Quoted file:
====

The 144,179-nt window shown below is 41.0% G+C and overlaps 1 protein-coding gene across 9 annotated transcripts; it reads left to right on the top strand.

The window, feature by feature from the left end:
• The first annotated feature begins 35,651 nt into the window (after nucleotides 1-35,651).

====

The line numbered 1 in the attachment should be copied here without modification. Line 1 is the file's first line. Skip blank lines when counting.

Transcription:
The 144,179-nt window shown below is 41.0% G+C and overlaps 1 protein-coding gene across 9 annotated transcripts; it reads left to right on the top strand.